In a comic a few months ago, you expressed frustration with older artists who couldn’t see the potential in the growing predominance of digital media. In the comic, you mentioned a few benefits of digital work for readers, like cheaper costs and convenience. I wondered if you could say any more about what potential you see in digital media for creators, what is is that these artists ought to be optimistic about.
I think the main point that I was trying to get across in that comic was that it’s wasteful to spend energy and time worrying about something that is happening, when you could spend that energy learning about it and embracing it! The digital transition of media is no new thing. The internet has already revolutionized comic-making, self-employment, and the interconnectivity of art. I can only hope for similar great things from the continuation of digital media (as in portable digital reading/publishing)! It’s totally upset the traditional publishing world, but I’m optimistic that creators and writers can use this transition to their benefit, and create a new publisher/author (and reader/author) relationship, if we would just open ourselves up to it. And as someone who fetishizes books as beloved objects as much as any child raised by a English professor father, I’m curious to see how this might make books more singular and precious as treasured object; Smaller print runs (save trees!), higher production quality to compete with digital color and definition, potentially fewer middlemen between artist/authors and readers (which possibly means more $ for the creators), and a greater widespread respect for small press or self-publishers. I know there are a lot of downsides, but I prefer to look on the bright side and remain confident that we’ll figure this out for the best.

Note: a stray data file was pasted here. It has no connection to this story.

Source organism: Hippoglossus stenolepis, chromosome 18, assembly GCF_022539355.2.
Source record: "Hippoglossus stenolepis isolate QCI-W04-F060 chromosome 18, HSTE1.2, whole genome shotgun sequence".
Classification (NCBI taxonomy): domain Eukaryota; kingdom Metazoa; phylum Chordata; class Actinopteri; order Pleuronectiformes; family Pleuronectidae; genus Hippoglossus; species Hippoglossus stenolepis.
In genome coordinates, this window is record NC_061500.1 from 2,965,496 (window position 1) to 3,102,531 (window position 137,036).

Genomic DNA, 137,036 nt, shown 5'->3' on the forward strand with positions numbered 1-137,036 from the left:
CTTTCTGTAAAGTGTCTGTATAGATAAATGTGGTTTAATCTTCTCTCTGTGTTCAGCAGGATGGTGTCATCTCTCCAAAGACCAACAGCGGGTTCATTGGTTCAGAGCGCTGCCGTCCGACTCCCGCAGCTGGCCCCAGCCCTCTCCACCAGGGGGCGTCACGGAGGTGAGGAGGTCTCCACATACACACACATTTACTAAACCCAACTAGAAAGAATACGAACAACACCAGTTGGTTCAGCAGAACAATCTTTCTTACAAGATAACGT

What do you look for in a comic book store? What places do you love?
I’m a fan of stores that have a variety of stuff—not just comics. My favorite comic shop is Quimby’s, here in Chicago, which has gorgeous art books, hand-picked selections from prose books, indie magazines and a huge wall of self-published minis and zines, along with a great selection of straight-up comics. I frequently judge places by their appreciation for all things that go into comics—art and writing and culture and ink, which can be browsed either combined or separated at places like Quimby’s that get that concept, and don’t just stock comics and nothing but comics.